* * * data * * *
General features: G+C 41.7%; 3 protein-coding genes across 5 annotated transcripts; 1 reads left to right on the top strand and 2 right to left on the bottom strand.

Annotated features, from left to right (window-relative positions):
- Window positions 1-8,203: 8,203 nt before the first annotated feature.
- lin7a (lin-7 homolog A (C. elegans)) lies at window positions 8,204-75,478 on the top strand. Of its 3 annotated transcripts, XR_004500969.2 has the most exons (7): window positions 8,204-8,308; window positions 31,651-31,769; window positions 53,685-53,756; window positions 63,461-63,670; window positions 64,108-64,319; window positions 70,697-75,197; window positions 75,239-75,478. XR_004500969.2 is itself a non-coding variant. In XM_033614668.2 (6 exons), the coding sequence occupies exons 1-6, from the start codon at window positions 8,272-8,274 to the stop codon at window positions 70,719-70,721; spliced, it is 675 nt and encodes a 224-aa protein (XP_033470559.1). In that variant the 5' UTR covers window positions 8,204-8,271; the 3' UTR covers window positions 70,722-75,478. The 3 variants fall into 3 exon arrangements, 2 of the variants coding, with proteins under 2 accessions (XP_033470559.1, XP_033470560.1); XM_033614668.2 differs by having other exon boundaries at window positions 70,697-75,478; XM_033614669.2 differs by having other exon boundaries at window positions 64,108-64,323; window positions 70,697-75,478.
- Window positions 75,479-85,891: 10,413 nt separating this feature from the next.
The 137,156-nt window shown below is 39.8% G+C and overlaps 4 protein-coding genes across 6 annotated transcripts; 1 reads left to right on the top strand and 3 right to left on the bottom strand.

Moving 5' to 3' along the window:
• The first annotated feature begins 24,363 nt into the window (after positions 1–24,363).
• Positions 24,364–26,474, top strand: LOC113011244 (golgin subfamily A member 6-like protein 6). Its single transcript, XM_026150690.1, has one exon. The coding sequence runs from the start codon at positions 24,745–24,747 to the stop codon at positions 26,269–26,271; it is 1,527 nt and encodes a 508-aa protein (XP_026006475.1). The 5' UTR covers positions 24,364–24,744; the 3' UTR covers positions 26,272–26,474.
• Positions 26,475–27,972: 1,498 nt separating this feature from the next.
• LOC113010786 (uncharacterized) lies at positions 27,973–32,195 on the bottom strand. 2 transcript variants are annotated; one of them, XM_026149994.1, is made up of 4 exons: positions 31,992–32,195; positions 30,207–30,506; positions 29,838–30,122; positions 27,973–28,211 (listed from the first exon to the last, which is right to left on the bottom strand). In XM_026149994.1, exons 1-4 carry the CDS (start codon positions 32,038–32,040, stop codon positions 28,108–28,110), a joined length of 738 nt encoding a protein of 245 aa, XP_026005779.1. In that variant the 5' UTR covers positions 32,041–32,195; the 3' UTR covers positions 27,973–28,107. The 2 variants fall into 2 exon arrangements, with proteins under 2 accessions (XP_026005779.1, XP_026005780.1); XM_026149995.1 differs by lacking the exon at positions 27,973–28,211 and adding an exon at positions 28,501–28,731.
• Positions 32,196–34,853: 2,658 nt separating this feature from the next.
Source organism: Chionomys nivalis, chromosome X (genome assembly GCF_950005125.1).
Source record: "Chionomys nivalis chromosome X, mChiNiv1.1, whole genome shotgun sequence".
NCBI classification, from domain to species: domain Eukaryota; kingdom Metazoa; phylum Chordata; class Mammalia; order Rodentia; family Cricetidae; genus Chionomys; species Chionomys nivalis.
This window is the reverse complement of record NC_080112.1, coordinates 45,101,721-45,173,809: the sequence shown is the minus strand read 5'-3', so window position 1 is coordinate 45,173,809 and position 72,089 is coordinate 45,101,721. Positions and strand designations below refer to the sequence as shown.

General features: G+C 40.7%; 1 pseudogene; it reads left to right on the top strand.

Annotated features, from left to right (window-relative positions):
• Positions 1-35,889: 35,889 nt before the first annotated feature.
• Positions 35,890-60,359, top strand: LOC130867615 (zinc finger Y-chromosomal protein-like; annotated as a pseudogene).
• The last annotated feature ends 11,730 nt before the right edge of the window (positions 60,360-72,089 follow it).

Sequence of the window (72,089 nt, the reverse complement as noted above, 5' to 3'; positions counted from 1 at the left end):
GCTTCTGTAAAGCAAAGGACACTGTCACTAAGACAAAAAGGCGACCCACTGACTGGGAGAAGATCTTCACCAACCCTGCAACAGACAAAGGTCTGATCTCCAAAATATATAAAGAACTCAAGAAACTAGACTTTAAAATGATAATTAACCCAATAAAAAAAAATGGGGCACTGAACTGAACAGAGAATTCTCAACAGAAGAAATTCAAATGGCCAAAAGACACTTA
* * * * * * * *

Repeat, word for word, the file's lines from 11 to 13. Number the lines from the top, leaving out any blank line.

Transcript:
• LOC113010786 (uncharacterized) lies at positions 27,973–32,195 on the bottom strand. 2 transcript variants are annotated; one of them, XM_026149994.1, is made up of 4 exons: positions 31,992–32,195; positions 30,207–30,506; positions 29,838–30,122; positions 27,973–28,211 (listed from the first exon to the last, which is right to left on the bottom strand). In XM_026149994.1, exons 1-4 carry the CDS (start codon positions 32,038–32,040, stop codon positions 28,108–28,110), a joined length of 738 nt encoding a protein of 245 aa, XP_026005779.1. In that variant the 5' UTR covers positions 32,041–32,195; the 3' UTR covers positions 27,973–28,107. The 2 variants fall into 2 exon arrangements, with proteins under 2 accessions (XP_026005779.1, XP_026005780.1); XM_026149995.1 differs by lacking the exon at positions 27,973–28,211 and adding an exon at positions 28,501–28,731.
• Positions 32,196–34,853: 2,658 nt separating this feature from the next.
Source organism: Chionomys nivalis, chromosome X (genome assembly GCF_950005125.1).